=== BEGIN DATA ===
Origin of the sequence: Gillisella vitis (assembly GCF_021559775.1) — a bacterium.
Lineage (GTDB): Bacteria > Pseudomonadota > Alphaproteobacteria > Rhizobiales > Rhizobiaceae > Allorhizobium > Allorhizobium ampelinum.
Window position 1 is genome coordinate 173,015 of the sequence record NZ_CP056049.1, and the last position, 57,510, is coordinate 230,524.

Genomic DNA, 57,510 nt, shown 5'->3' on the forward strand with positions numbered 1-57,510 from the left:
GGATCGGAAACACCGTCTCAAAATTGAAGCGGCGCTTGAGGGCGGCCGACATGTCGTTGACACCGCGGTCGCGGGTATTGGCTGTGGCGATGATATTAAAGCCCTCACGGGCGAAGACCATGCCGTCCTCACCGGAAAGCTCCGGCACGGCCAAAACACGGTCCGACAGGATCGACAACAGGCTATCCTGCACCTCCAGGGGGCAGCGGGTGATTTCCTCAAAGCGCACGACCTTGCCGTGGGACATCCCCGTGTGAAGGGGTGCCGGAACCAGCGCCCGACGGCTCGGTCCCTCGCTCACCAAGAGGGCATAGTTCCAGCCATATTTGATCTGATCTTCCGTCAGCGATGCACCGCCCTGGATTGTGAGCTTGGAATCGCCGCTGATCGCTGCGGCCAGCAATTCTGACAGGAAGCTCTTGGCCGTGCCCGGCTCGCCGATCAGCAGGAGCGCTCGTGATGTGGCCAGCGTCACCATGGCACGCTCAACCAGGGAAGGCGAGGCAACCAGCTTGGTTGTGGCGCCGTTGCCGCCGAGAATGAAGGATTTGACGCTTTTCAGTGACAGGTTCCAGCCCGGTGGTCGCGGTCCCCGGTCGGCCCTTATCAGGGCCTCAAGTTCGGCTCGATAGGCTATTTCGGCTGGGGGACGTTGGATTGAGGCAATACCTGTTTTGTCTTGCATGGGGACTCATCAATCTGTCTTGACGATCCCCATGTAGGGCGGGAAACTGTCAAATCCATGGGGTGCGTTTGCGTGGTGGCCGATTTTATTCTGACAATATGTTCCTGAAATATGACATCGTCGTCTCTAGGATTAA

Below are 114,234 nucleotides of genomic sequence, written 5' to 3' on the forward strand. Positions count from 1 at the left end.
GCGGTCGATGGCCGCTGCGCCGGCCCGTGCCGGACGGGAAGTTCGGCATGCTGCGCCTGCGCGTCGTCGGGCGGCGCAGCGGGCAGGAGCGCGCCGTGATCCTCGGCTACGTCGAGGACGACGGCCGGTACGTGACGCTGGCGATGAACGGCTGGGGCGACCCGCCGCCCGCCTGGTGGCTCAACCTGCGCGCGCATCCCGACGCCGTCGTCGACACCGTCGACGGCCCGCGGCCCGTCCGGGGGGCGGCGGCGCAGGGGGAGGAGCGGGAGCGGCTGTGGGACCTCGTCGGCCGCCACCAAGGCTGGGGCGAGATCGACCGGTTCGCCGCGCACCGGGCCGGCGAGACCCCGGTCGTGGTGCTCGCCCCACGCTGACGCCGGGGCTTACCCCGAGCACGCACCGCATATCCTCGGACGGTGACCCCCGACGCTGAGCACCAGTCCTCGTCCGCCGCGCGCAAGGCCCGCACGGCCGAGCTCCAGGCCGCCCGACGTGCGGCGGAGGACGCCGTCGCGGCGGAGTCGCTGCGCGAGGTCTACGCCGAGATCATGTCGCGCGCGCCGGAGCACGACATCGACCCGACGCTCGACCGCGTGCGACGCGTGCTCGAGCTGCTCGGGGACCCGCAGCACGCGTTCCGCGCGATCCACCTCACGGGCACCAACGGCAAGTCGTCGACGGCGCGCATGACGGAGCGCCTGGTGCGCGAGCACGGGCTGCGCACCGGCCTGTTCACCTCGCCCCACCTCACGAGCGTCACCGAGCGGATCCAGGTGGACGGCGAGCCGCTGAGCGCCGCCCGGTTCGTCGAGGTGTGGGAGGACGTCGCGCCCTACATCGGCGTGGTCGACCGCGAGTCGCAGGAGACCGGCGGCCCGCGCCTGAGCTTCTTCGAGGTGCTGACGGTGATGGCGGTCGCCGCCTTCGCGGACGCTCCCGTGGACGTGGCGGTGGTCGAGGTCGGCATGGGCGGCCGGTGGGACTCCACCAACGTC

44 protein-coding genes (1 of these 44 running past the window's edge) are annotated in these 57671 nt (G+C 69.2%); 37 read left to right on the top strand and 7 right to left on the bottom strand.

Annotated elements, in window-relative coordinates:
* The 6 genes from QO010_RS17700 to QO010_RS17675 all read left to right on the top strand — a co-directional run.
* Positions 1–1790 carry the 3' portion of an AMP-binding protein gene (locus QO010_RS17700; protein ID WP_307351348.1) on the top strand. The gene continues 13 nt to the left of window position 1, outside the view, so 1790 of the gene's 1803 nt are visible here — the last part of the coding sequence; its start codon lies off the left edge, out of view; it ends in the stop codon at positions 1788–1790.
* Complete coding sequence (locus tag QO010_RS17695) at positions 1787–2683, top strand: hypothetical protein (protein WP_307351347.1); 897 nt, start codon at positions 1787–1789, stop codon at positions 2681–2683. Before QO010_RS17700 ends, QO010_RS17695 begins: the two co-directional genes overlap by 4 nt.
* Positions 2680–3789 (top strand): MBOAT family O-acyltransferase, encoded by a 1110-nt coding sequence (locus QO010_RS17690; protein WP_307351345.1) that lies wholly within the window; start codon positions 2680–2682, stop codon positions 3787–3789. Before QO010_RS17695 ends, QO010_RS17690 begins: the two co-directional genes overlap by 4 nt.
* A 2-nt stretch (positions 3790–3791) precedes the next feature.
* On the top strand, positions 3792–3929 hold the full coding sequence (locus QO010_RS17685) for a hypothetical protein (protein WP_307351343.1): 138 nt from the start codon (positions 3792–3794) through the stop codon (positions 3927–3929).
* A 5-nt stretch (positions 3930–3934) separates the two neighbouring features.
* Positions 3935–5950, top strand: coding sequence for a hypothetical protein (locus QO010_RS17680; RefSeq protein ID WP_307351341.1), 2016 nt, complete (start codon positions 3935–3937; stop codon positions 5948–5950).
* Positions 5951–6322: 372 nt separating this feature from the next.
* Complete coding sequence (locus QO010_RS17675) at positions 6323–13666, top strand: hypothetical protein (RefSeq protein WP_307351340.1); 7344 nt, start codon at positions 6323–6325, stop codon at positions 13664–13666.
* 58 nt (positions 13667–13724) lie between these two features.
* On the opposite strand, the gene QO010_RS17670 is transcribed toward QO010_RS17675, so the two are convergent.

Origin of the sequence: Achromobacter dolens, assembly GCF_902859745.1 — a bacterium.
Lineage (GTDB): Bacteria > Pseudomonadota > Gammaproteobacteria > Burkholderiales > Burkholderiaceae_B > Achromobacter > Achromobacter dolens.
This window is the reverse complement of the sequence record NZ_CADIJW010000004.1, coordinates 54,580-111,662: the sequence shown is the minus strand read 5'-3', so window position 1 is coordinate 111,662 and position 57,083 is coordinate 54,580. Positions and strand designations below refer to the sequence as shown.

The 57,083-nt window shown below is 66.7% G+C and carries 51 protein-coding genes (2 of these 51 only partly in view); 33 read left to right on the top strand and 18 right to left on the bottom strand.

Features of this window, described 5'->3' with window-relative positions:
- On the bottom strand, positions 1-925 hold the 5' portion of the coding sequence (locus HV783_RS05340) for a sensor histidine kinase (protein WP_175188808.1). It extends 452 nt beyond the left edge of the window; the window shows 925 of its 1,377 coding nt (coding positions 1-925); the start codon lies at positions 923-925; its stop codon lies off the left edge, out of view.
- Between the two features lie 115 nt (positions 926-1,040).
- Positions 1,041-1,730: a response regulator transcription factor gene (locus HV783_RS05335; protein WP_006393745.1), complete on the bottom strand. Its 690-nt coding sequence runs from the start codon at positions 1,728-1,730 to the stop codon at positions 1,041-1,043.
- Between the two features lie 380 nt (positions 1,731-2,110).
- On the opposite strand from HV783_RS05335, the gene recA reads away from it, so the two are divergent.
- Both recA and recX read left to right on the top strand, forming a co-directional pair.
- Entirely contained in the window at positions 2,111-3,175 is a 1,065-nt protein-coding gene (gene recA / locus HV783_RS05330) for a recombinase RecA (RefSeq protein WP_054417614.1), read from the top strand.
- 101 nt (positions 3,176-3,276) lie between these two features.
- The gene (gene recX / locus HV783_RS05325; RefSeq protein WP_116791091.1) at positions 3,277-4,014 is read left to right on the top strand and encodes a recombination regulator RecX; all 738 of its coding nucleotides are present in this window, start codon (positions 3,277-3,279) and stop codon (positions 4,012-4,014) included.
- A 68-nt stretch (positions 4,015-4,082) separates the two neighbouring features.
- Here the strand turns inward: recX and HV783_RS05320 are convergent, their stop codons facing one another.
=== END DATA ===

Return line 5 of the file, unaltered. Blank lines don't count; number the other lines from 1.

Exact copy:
GGATCGGAAACACCGTCTCAAAATTGAAGCGGCGCTTGAGGGCGGCCGACATGTCGTTGACACCGCGGTCGCGGGTATTGGCTGTGGCGATGATATTAAAGCCCTCACGGGCGAAGACCATGCCGTCCTCACCGGAAAGCTCCGGCACGGCCAAAACACGGTCCGACAGGATCGACAACAGGCTATCCTGCACCTCCAGGGGGCAGCGGGTGATTTCCTCAAAGCGCACGACCTTGCCGTGGGACATCCCCGTGTGAAGGGGTGCCGGAACCAGCGCCCGACGGCTCGGTCCCTCGCTCACCAAGAGGGCATAGTTCCAGCCATATTTGATCTGATCTTCCGTCAGCGATGCACCGCCCTGGATTGTGAGCTTGGAATCGCCGCTGATCGCTGCGGCCAGCAATTCTGACAGGAAGCTCTTGGCCGTGCCCGGCTCGCCGATCAGCAGGAGCGCTCGTGATGTGGCCAGCGTCACCATGGCACGCTCAACCAGGGAAGGCGAGGCAACCAGCTTGGTTGTGGCGCCGTTGCCGCCGAGAATGAAGGATTTGACGCTTTTCAGTGACAGGTTCCAGCCCGGTGGTCGCGGTCCCCGGTCGGCCCTTATCAGGGCCTCAAGTTCGGCTCGATAGGCTATTTCGGCTGGGGGACGTTGGATTGAGGCAATACCTGTTTTGTCTTGCATGGGGACTCATCAATCTGTCTTGACGATCCCCATGTAGGGCGGGAAACTGTCAAATCCATGGGGTGCGTTTGCGTGGTGGCCGATTTTATTCTGACAATATGTTCCTGAAATATGACATCGTCGTCTCTAGGATTAA